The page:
Click here to load reader

Critical Appraisal Table of Contents I. Overview of Critical Appraisal

  • View

  • Download

Embed Size (px)

Text of Critical Appraisal Table of Contents I. Overview of Critical Appraisal

  • Critical Appraisal

    Table of Contents

    I. Overview of Critical Appraisal

    II. Controlled Trials

    III. Time Series Research Designs

    IV. Systematic Reviews

    V. Appraising Guidelines and Recommendations

    IV. Conclusions




    Elizabeth O'Connor, Ph.D. Jennifer Bellamy, Ph.D.

    Bonnie Spring, Ph.D.

    I. Overview of Critical Appraisal


    This module will focus on the critical appraisal of studies that attempt to determine whether an intervention works. These include:

    Controlled trials, both randomized (or experimental) and non-randomized Time series research designs, which include interrupted time series, as well as

    within-subject or single case designs

  • Systematic reviews, including meta-analysis

    Conducting and Reporting an Experimental Research Study

    Each research project begins by asking a specific, testable question. The project is designed to answer that specific question. In critical appraisal of a research study, we

    ask ourselves, "How well did this project answer the question?"

    Most experimental research studies involve some or all of the following steps:

    Sample Selection Group Assignment Assessment/Data Collection

    Conducting the Intervention Data Analysis

    We will discuss the relevant steps for each research design that we cover. For each step, we will provide:

    A fictitious example from a sample methods or results section Questions that will help evaluate internal validity Questions that will help evaluate external validity (if the methods used for that

    step are likely to affect generalizability)

    Important Terms

    These terms and others can be found in the glossary for this module. They will also be clickable throughout if you'd like further explanation.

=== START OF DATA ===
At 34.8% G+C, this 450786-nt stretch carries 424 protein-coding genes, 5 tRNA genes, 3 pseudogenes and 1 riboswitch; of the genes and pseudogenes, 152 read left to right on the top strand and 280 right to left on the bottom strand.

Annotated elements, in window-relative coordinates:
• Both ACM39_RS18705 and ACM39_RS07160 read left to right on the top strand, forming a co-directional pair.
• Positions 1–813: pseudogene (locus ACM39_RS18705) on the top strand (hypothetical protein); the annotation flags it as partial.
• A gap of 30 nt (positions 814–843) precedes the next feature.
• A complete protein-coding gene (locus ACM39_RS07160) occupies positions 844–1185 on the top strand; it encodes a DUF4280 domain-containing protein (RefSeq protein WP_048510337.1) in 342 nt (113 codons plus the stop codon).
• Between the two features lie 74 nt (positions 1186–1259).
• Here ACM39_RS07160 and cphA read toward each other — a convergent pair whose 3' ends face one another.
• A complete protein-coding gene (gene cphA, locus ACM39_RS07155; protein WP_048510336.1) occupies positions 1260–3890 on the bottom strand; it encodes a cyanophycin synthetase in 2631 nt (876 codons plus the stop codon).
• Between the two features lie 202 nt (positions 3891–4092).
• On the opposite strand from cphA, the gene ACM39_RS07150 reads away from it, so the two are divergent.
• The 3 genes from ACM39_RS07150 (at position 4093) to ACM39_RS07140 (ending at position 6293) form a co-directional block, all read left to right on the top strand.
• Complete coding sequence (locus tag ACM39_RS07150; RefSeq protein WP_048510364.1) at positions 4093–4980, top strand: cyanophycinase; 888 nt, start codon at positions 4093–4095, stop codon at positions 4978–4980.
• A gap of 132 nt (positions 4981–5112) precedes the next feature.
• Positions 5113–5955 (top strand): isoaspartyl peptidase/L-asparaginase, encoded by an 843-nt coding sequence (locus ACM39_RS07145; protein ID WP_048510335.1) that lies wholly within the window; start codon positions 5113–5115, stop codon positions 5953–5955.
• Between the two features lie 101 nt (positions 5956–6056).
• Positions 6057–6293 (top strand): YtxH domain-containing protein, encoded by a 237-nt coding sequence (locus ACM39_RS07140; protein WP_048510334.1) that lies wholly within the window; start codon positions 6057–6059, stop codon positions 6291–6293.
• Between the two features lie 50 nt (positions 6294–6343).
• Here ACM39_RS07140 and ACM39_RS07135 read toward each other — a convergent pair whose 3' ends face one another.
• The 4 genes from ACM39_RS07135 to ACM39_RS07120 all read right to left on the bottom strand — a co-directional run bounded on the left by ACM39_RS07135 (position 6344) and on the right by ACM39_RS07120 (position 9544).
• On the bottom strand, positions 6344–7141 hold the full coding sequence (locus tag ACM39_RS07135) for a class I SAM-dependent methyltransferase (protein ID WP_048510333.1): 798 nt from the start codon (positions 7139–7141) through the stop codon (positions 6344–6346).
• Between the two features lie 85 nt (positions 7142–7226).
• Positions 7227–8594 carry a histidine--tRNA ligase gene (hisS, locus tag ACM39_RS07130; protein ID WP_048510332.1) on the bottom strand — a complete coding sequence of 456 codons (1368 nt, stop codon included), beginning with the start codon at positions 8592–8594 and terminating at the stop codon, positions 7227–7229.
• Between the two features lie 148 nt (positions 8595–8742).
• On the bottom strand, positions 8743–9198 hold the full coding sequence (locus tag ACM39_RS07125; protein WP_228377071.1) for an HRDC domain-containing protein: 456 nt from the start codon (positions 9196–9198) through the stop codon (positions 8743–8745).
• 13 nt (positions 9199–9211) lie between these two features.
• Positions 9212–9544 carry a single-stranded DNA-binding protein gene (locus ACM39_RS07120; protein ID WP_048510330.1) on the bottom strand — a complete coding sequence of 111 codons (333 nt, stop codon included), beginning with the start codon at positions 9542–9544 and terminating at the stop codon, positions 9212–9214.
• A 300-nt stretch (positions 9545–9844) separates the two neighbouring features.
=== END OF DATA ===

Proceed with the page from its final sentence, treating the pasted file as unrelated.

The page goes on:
NOTE: Two additional types of validity are statistical and construct validity. Statistical

    validity is the extent to which statistical methods are used and interpreted appropriately. We will address this type of validity in the sections covering data analysis.

  • Construct validity is the extent to which the study tests underlying theoretical constructs as intended. This is particularly important in the development of the

    intervention and measurement instruments but will not be addressed in this learning module.

    Internal validity is the extent to which the results of a study are true. That is, it really is the intervention that caused the change in behavior, and not some

    other extraneous factor, such as differences in assessment procedures between intervention and control conditions.

    For example...

    External validity is the extent to which the results can be generalized to a population of interest. For the purposes of this module, the "population of

    interest" is up to you to determine. We will point out factors that you should take into account when deciding how well the results apply to your population.

    Bias is the systematic distortion of the real, true effect that results from the way

    a study is conducted. This can lead to invalid conclusions about whether an intervention works. Bias in research can make a treatment look better or worse than it really is. Bias can occur at almost any stage in the research process.

    For example...

    Suppose that a weight loss study used different follow-up procedures for experimental and control group participants. The researchers assess weight data after one year by telephoning control group participants, but they have the intervention participants

    come in to the clinic to be weighed. Then the weight differences between the groups could be due to differing assessment procedures, rather than to the intervention.

    II. Controlled Trials

    What is a Controlled Trial?

  • A controlled trial is a study in which participants are assigned to a study group. If random assignment was used to create the study groups, then this is called a

    randomized controlled trial (RCT). Non-random assignment introduces a greater risk of bias, so random assignment is usually preferable, though it is not always possible.

    Study groups are also called study arms or treatment conditions. Procedures are controlled to ensure that all participants in all study groups are

    treated the same except for the factor that is unique to their group.